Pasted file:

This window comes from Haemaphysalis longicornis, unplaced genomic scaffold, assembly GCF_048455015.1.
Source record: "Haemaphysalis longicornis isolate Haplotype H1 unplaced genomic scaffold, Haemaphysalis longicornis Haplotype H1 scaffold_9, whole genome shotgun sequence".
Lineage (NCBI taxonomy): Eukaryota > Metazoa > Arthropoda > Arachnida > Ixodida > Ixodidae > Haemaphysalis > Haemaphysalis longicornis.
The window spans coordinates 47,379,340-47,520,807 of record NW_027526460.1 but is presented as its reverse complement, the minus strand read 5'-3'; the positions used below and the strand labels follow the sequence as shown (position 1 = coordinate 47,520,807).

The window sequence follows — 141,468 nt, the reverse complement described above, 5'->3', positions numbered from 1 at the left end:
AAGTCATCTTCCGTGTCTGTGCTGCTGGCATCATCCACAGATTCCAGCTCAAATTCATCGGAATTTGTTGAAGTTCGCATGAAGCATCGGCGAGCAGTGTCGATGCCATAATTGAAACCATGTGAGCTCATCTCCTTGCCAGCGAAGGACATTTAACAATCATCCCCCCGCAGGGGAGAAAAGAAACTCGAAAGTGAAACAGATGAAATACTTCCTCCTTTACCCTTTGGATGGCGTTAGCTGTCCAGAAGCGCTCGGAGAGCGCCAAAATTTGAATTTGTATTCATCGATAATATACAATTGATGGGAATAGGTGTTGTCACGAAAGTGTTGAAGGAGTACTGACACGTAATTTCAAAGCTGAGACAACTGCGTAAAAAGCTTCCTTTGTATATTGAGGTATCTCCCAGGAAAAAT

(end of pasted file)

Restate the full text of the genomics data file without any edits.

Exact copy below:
This window comes from Haemaphysalis longicornis, unplaced genomic scaffold, assembly GCF_048455015.1.
Source record: "Haemaphysalis longicornis isolate Haplotype H1 unplaced genomic scaffold, Haemaphysalis longicornis Haplotype H1 scaffold_9, whole genome shotgun sequence".
Lineage (NCBI taxonomy): Eukaryota > Metazoa > Arthropoda > Arachnida > Ixodida > Ixodidae > Haemaphysalis > Haemaphysalis longicornis.
The window spans coordinates 47,379,340-47,520,807 of record NW_027526460.1 but is presented as its reverse complement, the minus strand read 5'-3'; the positions used below and the strand labels follow the sequence as shown (position 1 = coordinate 47,520,807).

The window sequence follows — 141,468 nt, the reverse complement described above, 5'->3', positions numbered from 1 at the left end:
AAGTCATCTTCCGTGTCTGTGCTGCTGGCATCATCCACAGATTCCAGCTCAAATTCATCGGAATTTGTTGAAGTTCGCATGAAGCATCGGCGAGCAGTGTCGATGCCATAATTGAAACCATGTGAGCTCATCTCCTTGCCAGCGAAGGACATTTAACAATCATCCCCCCGCAGGGGAGAAAAGAAACTCGAAAGTGAAACAGATGAAATACTTCCTCCTTTACCCTTTGGATGGCGTTAGCTGTCCAGAAGCGCTCGGAGAGCGCCAAAATTTGAATTTGTATTCATCGATAATATACAATTGATGGGAATAGGTGTTGTCACGAAAGTGTTGAAGGAGTACTGACACGTAATTTCAAAGCTGAGACAACTGCGTAAAAAGCTTCCTTTGTATATTGAGGTATCTCCCAGGAAAAAT